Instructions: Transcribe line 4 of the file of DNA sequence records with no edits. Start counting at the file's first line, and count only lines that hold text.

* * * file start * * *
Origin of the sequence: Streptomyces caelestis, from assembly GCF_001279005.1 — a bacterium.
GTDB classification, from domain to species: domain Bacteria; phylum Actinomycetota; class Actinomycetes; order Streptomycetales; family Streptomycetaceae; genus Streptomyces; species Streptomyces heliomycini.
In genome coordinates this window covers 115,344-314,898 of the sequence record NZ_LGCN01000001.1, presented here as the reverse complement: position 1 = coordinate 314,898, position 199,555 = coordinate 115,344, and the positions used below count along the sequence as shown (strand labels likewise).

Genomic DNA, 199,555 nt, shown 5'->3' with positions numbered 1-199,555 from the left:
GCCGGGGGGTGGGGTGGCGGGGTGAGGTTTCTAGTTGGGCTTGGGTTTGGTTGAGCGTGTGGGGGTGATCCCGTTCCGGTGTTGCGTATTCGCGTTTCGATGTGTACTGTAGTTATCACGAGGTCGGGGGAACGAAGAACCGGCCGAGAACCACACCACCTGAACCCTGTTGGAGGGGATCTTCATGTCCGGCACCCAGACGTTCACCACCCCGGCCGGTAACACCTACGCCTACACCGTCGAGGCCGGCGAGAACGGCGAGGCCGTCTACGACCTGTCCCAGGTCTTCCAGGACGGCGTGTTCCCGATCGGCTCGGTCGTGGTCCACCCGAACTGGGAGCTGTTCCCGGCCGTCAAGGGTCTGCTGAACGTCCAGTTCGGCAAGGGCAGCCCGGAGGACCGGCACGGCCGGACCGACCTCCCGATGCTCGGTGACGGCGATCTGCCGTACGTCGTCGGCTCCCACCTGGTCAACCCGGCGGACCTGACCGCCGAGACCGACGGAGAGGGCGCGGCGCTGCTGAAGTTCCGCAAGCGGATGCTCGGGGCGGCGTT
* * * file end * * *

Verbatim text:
Genomic DNA, 199,555 nt, shown 5'->3' with positions numbered 1-199,555 from the left: